**For area of interest #54... through 72 hours the decaying frontal low currently in the north-central Gulf of Mexico merges with a pair of new frontal lows to the east (one just offshore of southwestern Florida and one just north of the northwestern Bahamas) to make a WSW/ENE elongated frontal low spanning the eastern Gulf of Mexico to the waters offshore of east-central Flroida... northeast part of the elongated frontal low intensifies into a frontal cyclone that reaches waters just offshore of Nova Scotia at 102 hours... center of frontal cyclone positioned over the central Gulf of St Lawrence at 108 hours... frontal cyclone continues northeast across Newfoundland and Labrador through 120 hours.


0000Z (Nov 15) ECMWF Model Run...

**For area of interest #53... becomes a better-defined but broad tropical low in the south-central Caribbean near 11.5N-80W at 30 hours... while becoming a north-south elongated feature the tropical low moves north-northeast across Jamaica and eastern Cuba through 72 hours shortly after which time it loses identity to area of interest #54 to the north.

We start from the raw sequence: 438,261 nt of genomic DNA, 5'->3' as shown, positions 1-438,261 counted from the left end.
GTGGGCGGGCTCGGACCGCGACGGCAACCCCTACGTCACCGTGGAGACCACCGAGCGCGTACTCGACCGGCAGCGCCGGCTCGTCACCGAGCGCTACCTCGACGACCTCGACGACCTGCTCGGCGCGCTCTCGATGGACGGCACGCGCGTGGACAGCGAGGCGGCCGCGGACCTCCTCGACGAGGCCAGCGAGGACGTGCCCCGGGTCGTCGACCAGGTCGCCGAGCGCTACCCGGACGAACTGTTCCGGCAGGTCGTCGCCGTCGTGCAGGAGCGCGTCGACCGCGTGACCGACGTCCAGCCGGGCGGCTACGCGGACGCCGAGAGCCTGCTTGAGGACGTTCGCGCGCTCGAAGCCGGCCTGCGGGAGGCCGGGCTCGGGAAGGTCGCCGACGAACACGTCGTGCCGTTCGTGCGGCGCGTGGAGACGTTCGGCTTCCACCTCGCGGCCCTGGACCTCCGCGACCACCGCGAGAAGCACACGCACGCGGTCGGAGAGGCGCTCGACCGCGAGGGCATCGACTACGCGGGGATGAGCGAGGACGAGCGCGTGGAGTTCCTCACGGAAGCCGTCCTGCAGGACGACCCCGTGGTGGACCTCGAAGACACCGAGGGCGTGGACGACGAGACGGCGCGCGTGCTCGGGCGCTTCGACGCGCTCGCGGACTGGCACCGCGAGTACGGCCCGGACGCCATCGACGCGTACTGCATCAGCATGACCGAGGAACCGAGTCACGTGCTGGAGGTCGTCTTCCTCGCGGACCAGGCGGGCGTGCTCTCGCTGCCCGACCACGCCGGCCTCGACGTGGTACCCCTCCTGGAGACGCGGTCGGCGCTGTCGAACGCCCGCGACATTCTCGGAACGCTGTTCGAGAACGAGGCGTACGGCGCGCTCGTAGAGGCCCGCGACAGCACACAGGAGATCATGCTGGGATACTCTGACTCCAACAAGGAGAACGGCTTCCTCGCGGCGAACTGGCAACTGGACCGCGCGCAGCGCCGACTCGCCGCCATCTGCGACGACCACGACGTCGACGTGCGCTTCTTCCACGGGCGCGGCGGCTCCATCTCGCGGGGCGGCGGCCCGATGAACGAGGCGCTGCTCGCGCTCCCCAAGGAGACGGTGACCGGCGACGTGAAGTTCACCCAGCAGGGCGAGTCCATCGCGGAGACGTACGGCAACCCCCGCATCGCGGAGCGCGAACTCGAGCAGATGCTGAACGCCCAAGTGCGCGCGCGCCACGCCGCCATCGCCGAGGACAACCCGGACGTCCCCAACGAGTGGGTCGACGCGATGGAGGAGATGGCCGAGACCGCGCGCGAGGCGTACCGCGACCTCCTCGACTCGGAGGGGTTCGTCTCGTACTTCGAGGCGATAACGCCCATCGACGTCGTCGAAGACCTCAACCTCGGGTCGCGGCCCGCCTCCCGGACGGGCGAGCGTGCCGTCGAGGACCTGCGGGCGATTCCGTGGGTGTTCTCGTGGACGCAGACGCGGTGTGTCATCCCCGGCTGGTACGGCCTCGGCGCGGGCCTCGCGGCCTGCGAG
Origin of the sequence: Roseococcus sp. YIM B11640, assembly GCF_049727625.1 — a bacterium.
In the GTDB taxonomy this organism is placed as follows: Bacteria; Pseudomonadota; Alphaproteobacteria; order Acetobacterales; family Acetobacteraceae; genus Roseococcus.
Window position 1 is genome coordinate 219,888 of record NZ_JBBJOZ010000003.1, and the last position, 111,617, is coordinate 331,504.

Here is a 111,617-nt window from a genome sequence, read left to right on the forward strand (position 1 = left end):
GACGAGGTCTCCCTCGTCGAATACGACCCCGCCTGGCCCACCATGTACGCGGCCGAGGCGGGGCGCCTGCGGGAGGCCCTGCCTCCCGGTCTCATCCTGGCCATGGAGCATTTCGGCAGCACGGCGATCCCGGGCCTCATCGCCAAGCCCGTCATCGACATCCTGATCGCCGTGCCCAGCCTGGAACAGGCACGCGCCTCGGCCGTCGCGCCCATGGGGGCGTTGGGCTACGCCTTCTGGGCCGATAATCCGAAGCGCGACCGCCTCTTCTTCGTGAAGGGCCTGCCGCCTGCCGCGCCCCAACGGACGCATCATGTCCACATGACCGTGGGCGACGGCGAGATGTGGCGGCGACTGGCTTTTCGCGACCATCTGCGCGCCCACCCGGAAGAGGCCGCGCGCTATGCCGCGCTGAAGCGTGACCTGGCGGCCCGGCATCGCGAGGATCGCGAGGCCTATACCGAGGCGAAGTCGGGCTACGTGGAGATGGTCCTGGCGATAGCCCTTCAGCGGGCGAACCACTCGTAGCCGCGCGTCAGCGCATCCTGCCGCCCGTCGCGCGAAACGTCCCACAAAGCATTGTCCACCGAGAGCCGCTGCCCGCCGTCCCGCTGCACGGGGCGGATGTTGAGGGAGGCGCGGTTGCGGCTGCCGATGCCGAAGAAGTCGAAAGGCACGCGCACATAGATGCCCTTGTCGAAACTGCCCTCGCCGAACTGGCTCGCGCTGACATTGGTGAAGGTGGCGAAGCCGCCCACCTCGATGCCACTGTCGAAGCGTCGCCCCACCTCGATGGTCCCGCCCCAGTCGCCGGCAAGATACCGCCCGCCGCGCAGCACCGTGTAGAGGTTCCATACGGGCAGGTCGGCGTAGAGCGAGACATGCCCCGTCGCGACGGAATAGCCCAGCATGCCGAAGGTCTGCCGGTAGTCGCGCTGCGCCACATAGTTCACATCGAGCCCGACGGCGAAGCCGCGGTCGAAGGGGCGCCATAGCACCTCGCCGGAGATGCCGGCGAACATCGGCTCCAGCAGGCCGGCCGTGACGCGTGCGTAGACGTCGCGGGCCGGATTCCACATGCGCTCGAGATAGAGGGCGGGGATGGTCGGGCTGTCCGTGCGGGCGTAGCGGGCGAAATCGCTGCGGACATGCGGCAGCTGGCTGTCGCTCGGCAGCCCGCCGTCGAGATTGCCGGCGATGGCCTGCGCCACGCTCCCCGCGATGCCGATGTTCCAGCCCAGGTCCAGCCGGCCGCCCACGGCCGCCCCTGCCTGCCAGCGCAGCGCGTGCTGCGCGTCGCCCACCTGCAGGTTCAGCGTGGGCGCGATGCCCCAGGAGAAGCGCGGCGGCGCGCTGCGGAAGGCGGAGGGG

**For area of interest #54... rapid tropical cyclone formation suggested between southeastern Florida and just northwest of the northwestern Bahamas at 54 hours... through 78 hours the tropical cyclone transitions into a more elongated and non-tropical frontal low offshore of the Carolinas... north side of elongated frontal low intensifies into a frontal cyclone just offshore of Massachusetts through 90 hours... center of frontal cyclone makes landfall at the Maine/New Brunswick border at 96 hours and reaches the northwest corner of the Gulf of St. Lawrence through 108 hours... frontal cyclone continues northeast across southeastern Quebec and Labrador through 126 hours.


0600Z (Nov 15) GFS Model Run...